Jun 29, 2020

26 June 2020


The Pan-African Archaeological Association of Prehistory and Associated Studies (PANAF) aims to ensure, through quadrennial congresses held in Africa, special opportunities, not only for developing South / South institutional scientific exchanges, but also, for revitalizing the North / South comparative reflection. The PANAF association has always worked towards a better understanding of the cultural heritage of Africa and has effectively contributed to shed scientific light on the true history of African populations and their contributions to the general progress of humanity.

Archaeological and Paleontological studies attest to the deep connection between humanity, which has existed since the earliest appearance of the human lineage more than 7 million years ago and the later colonization of other continents by the species Homo out of Africa again and again. While the statement blacklivesmatter is a great sensitisation tool, we go a little further to state that the colour reference, which is only skin-deep serves to point at humans of African descent but not at their capabilities and abilities, hence blackness does not represent the character and behaviour of the wearer. We believe that a black skin (which is a function of melanin), whatever its particular hue, embodies several qualities besides the colour, which the rest of the world has often refused repeatedly to recognize and instead, commonly projects the continent as one that requires pity and sympathy while ensuring that the black people’s confidence and sense of self-esteem is appropriately eroded. The constant portrayal of Africans and the continent as backward (“backwardness” measured through the “progressiveness” of incompatible cultures) by the advocates of “white supremacy” has led to repeated dismissal and disregard of what Africans on the continent and in the diaspora have achieved over the millennia. To be sure, there has been some recognition of recent developments, as captured for example in the ‘Africa rising’ narrative, but this ignores the much deeper history of accomplishments and has left many academics and economists from the continent wondering what Africa might be rising from and who is enabling the rise.

The killing of George Floyd and the taking of several other innocent black lives only serves as a reminder of all the atrocities that have been committed against the African peoples from slavery, colonialism, plunder of African resources including cultural heritage, and modern day colonialism which resides in unequal relationships, especially in academia and North to South economic collaborations. It is the position of the PANAF membership on the African continent and our several supporters who hail from other continents that we strongly condemn the actions of brutality, racism and the inequalities that we are witnessing today being perpetrated on Africans in the diaspora. We equally condemn the mistreatment meted out to black employees in foreign owned firms in Africa by their owners/expatriate managers and above all we condemn the injustice, discrimination and ethnic cleansing meted out to minority groups in Africa by dominant groups and politicians in power. We are convinced that these actions are a result of ignorance, greed and cowardice on the part of the inflictors and the governments that support them. Instead, we campaign for a world of equal opportunities and recognition to allow for fair competition and compensation in all realms of life.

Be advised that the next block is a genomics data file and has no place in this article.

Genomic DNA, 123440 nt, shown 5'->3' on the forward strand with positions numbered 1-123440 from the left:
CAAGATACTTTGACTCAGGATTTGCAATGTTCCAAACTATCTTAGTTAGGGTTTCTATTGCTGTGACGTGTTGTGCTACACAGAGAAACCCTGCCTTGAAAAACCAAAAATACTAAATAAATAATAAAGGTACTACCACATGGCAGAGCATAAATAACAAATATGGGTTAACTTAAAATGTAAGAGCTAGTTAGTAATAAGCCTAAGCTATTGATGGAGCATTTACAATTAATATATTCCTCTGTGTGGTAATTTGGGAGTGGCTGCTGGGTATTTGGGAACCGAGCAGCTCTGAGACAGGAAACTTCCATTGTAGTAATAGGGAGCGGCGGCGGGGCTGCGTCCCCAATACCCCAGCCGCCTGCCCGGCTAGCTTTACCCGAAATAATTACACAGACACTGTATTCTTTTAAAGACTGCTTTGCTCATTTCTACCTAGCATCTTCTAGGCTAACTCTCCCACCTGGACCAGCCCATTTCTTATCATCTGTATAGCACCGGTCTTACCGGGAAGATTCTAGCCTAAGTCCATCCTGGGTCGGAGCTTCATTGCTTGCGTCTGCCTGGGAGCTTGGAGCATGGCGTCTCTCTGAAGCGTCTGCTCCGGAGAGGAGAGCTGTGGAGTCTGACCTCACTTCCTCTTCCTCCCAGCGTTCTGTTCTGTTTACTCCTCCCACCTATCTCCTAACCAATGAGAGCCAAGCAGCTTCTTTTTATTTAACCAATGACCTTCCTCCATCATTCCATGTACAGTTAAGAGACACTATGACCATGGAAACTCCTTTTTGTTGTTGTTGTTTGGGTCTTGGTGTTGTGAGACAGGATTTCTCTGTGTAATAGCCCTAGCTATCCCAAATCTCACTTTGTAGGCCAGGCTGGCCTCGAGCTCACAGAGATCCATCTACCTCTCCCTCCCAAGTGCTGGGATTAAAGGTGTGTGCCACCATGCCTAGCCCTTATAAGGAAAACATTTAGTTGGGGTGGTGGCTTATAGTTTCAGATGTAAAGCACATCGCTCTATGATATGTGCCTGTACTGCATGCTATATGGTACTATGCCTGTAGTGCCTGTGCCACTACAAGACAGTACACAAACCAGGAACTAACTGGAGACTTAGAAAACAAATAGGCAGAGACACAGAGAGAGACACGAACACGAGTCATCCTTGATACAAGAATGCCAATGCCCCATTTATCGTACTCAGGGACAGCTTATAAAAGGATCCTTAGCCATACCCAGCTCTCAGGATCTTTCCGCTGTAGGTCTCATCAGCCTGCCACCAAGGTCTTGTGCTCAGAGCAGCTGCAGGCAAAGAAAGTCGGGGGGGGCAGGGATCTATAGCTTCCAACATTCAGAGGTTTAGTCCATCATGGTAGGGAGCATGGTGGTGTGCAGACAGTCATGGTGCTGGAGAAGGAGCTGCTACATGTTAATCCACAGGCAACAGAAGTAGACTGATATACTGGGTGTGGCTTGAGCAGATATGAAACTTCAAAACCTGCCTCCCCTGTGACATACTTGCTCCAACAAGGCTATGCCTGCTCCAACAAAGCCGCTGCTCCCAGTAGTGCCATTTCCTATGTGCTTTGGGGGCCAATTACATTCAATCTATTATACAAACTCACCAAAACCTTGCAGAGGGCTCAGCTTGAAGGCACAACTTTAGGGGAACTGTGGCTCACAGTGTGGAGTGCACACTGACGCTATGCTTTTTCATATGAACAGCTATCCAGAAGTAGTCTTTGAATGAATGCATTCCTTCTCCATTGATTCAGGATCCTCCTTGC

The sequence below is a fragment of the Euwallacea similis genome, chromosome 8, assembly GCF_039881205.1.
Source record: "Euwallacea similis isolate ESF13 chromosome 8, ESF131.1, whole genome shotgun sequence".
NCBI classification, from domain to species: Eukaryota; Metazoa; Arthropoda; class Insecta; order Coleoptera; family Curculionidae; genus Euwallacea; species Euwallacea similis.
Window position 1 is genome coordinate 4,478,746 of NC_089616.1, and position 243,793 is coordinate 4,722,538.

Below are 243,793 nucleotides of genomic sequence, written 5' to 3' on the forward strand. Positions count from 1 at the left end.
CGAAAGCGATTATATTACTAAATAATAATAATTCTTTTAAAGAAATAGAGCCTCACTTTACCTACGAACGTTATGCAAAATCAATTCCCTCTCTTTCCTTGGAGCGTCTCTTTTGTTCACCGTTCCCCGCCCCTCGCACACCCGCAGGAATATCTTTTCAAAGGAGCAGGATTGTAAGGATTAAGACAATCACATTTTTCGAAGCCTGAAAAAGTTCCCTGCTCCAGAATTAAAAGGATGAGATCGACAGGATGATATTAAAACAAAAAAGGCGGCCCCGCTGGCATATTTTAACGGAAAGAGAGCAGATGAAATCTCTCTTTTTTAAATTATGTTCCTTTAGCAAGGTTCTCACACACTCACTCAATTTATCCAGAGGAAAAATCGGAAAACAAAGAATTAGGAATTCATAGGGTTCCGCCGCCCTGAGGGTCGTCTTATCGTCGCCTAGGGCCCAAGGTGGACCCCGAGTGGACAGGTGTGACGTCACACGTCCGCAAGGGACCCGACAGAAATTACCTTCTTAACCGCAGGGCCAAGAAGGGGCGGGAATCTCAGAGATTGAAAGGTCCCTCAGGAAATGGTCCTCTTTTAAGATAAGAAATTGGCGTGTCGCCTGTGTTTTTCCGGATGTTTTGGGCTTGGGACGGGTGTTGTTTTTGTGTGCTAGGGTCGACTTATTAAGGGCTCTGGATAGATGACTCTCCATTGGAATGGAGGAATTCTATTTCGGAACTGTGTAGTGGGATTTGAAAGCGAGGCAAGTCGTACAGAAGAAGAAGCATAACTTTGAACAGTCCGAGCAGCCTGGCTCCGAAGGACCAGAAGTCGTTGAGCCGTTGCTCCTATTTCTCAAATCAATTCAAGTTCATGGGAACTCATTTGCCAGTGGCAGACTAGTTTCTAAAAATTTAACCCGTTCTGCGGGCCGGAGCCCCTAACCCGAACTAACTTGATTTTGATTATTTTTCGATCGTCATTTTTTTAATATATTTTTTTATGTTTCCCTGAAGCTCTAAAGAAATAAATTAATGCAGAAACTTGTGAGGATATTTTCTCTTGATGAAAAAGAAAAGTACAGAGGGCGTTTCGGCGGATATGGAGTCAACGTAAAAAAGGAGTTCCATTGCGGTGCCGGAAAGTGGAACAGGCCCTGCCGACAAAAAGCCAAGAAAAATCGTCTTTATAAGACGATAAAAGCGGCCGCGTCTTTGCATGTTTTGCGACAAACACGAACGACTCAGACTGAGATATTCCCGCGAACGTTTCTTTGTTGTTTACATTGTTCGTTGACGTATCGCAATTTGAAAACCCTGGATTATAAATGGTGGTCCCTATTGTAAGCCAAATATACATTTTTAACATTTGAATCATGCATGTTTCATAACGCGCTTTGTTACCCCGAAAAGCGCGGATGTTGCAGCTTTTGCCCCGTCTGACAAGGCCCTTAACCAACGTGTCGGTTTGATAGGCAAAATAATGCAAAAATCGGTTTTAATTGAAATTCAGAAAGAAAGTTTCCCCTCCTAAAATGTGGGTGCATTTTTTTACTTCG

Finally, we wish to congratulate institutions and individuals who have continued to stand with #blacklivesmatter. Several encouraging statements have been released by universities and institutions from the Western countries which may stand out as mere lip service if they are not supported by actions. We wish to applaud Oxford University's Oriel College for voting to take down the colonialist's statue of Cecil Rhodes and we do hope that other institutions especially those that hold looted and stolen African Cultural heritage can demonstrate their call for solidarity in condemnation of racism and inequalities through returning African artefacts acquired through violence and unequal relationships. In the face of these past and current criminal deeds, PANAF is more than ever motivated by the mobilization of the efforts of its members to denounce these condemnable acts, through the production and promotion of African History far from the racist stereotypes constructed to justify such acts, discrimination and racist beliefs.


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